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User Datagram Protocol (UDP)

User Datagram Protocol (UDP) uses the Internet Protocol to obtain a unit of data, also known as a datagram, from one device to another on a network. UDP is a lightweight protocol defined in Request for Comment 768 in 1980. It is defined as lightweight since it does not require the heavy burden of having details on a header. Service advertisements, such as routing protocol updates, server uptime, and streaming applications such as video and voice are some of the main uses of UDP.

User Datagram Protocol (UDP)

A simple transmission model is used for UDP. This means that there is no guarantee of integrity or reliability of data providing unsecured, out of service and sometimes duplicate datagrams. Unlike TCP, UDP does not rely heavily on correcting and checking runtime errors. UDP is therefore well suited for multicast or send to all subscribers and packet broadcast or send to all on your local network.UDP traffic ,unlike TCP traffic , does not necessarily require a response, and a connection does not have to be established to be sent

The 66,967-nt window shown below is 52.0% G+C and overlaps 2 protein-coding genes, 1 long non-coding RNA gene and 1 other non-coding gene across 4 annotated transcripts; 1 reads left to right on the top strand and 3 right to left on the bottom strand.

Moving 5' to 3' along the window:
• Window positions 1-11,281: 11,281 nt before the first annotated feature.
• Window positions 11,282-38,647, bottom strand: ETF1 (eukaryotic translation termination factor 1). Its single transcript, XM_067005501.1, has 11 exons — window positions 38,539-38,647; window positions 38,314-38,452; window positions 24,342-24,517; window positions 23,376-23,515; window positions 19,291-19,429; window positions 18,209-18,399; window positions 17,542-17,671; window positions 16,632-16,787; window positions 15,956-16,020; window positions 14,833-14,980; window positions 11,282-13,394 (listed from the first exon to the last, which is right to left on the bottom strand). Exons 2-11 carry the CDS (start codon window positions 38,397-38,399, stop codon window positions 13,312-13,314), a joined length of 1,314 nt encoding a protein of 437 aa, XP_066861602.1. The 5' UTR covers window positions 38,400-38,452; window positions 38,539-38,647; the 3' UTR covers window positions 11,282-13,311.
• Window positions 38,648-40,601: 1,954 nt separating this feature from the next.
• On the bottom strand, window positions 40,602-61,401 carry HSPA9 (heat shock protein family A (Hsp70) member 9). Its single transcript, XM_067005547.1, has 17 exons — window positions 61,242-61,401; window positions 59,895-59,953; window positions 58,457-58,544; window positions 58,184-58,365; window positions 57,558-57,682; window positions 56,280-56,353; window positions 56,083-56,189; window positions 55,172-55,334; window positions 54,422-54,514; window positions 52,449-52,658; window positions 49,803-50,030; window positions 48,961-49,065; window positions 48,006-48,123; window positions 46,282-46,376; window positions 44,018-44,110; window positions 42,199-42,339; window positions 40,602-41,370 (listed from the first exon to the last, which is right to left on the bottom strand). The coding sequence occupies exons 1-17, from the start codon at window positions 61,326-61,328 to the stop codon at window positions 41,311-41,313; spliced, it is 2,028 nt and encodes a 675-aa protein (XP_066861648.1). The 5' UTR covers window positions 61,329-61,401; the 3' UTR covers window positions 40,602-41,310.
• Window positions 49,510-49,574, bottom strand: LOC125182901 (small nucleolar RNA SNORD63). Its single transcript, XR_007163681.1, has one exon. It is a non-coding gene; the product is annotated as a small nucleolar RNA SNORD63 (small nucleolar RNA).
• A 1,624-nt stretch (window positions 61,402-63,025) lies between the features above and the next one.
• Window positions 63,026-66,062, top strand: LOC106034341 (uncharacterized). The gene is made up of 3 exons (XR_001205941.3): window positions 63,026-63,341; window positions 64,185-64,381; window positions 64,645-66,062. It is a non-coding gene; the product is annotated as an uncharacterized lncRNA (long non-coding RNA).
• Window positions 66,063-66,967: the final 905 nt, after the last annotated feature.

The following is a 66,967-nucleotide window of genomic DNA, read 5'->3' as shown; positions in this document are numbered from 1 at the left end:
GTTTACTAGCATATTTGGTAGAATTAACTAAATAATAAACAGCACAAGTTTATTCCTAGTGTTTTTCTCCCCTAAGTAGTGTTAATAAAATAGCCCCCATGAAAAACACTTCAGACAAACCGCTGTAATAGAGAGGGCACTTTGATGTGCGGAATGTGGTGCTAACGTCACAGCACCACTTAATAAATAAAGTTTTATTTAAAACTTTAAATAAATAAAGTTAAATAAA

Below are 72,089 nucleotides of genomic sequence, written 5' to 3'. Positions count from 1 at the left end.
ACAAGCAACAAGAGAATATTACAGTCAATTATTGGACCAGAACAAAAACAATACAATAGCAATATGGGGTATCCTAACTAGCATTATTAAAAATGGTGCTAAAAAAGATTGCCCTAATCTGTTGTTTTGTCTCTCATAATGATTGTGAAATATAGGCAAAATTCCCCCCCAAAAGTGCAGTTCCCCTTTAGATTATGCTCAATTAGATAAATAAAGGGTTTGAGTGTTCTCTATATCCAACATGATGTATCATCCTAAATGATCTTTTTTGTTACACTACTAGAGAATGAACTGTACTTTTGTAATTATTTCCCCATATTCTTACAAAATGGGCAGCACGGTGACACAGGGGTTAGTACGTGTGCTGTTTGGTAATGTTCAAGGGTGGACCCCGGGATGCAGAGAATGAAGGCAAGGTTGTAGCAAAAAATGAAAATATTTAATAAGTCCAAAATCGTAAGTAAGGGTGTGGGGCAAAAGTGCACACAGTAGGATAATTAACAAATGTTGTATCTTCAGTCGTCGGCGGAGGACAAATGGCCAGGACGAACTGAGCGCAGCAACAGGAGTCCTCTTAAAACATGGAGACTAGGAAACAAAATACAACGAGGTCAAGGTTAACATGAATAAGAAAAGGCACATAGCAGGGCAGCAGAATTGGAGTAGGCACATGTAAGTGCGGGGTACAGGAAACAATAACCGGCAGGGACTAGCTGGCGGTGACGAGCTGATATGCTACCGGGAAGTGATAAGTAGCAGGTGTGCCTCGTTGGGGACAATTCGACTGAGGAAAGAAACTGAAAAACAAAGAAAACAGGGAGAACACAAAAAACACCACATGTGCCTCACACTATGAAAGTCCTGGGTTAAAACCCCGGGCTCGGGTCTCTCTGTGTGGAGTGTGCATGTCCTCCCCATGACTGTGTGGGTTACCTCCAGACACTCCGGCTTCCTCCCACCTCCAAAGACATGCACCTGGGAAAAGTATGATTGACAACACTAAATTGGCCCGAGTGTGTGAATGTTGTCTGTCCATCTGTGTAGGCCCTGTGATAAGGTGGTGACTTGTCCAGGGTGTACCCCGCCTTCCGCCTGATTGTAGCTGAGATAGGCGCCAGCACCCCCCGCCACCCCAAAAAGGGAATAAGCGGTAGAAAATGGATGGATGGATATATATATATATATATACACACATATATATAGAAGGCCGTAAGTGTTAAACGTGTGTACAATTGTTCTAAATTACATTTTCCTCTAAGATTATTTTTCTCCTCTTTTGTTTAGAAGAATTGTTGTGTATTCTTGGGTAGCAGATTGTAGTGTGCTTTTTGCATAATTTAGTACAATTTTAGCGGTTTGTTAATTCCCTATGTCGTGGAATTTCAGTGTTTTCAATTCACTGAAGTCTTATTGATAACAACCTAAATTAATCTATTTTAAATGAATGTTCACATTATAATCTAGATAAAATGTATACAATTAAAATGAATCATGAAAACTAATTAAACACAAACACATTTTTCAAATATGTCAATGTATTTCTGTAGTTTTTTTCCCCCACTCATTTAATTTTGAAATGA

UDP, unlike TCP, sends packets to a receiver whether or not it is able to fully receive them. Each of the packets is sent directly and individually by the sender to the recipient without establishing and confirming a reliable data channel. Users do not have the option of requesting missing data packets once they are lost in transit. This type of protocol is mainly used when the speed of data transfer is more important than the reliability of a successful data transfer. There is no inherent order in the transmission of data packets and all packets are sent over the network independently of each other.


It has a relatively faster transfer speed thanks to lightweight packets with minimal headers. Since it does not require a response, it is suitable for video conferencing, broadcasts and games.


Since there is no sequencing and acknowledgment during the transfer, the PEI is considered unreliable and insecure. Corrupted packets are discarded and are not requested for re-transmission once they are lost.

User Datagram Protocol (UDP)

Protocols and ports

Every device or computer on the Internet has its own unique number assigned to it, commonly known as the IP address. This is to identify a particular computer when you are on the Internet. Information sent over the Internet from a computer is now accepted using ports. Just like TCP, UDP also has its own specific functions and ports. Below are some of the most commonly used for UDP.